Author Events Replay: August & September 2020

Friday, October 23, 2020

We might not be able meet in the real world, but online events have been able to bring more of us together and have provided an opportunity for far-flung conversations. Attending an event with your favorite author is no longer constrained by time or location. Readers can join live conversations halfway across the world or watch recordings after they’ve had a chance to finish reading a book.

Below we share a few events with our authors from August and September. Learn more about history and criminal justice reform and discover your next read.

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The Beginning or the End: How Hollywood—and America—Learned to Stop by Greg Mitchell
On the eve of the anniversary of the devastation of Hiroshima, author Greg Mitchell joined filmmaker Rod Lurie, director of The Outpost, to discuss the MGM film The Beginning or the End, how the U.S. government subverted the film’s production, and the political and media manipulations of the “Hiroshima narrative” that persist today.


Administrations of Lunacy: Racism and the Haunting of American Psychiatry at the Milledgeville Asylum by Mab Segrest
In an event with the Atlanta History Center, author Mab Segrest discusses the Georgia State Lunatic, Idiot, and Epileptic Asylum and the racist origins of psychiatry, while tracing connections to today’s dissident psychiatric practices that offer sanity and create justice.


Blood on the River: A Chronicle of Mutiny and Freedom on the Wild Coast by Marjoleine Kars
Drawing on hundreds of forgotten transcripts, Blood on the River recounts the story of the 1763 slave rebellion in the former Dutch colony of Berbice (located in present-day Guyana). In this online event author Marjoleine Kars discusses the revolt that nearly changed the face of the Americas with historian and author Claudio Saunt.


What We Know: Solutions from Our Experiences in the Justice System edited by Vivian Nixon and Daryl V. Atkinson
Co-editor Vivian Nixon discusses ideas for improving America's criminal justice system presented in What We Know, the role technology plays in this effort, and more in a Talks at Google event moderated by Malika Saada Saar, Google’s Senior Counsel on Civil and Human Rights.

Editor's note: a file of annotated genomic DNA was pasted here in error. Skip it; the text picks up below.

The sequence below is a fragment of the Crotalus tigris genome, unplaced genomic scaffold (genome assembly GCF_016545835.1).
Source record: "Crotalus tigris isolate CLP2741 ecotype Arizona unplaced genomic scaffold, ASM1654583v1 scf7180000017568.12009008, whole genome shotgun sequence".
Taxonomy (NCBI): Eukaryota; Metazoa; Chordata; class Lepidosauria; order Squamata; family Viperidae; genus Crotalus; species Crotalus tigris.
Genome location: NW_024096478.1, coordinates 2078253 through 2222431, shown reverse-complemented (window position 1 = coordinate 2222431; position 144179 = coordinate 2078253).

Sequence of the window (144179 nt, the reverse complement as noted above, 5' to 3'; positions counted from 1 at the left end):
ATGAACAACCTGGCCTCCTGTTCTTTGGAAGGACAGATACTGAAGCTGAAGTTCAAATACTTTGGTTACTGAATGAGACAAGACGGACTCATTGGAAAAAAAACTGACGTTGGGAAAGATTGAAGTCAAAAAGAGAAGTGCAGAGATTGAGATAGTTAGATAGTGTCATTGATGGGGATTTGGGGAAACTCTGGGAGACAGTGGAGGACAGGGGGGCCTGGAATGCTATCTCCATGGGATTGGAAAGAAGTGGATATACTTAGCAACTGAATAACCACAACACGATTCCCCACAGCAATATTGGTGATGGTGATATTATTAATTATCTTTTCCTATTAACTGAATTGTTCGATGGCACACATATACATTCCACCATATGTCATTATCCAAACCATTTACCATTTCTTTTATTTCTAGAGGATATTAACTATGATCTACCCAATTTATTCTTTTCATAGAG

Use the Power You Have: A Brown Woman’s Guide to Politics and Political Change by Pramila Jayapal
In an online event with the King County Library System, Congresswoman Pamila Jaypal discusses her new book with former Seattle City Councilmember Nick Licata. Part memoir, part political manual, Use the Power You Have retraces Jayapal’s path from sixteen-year-old Indian immigrant to grassroots activist, state senator, and now progressive powerhouse in Washington, DC.


12 Angry Men: True Stories of Being a Black Man in America Today edited by Gregory S. Parks and Matthew W. Hughey
Featuring selections from 12 Angry Men, The Billie Holiday Theatre presented a special performance of "12 Angry Men...and Women: The Weight of the Wait" to tell stories of the policing of Black men and women read and performed by an award-winning cast, including Wendell Pierce (The Wire), Lisa Arrindell (The Immortal Life of Henrietta Lacks), and Billy Eugene Jones (A Soldier’s Play).


Prison by Any Other Name: The Harmful Consequences of Popular Reforms by Maya Schenwar and Victoria Law
Authors Maya Schenwar and Victoria Law join Stacey Thompson and organizers from The Steady Collective and Blue Ridge Anarchist Black Cross for a virtual discussion of their book and the harms of much-touted "alternatives" to incarceration.


The End of Ice: Bearing Witness and Finding Meaning in the Path of Climate Disruption by Dahr Jamail
In an online event with Club Book and the Saint Paul Public Library, acclaimed journalist Dahr Jamail discusses the importance of grief, climate disruption, and his book.

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Check out our events page to find out about upcoming live events with our authors.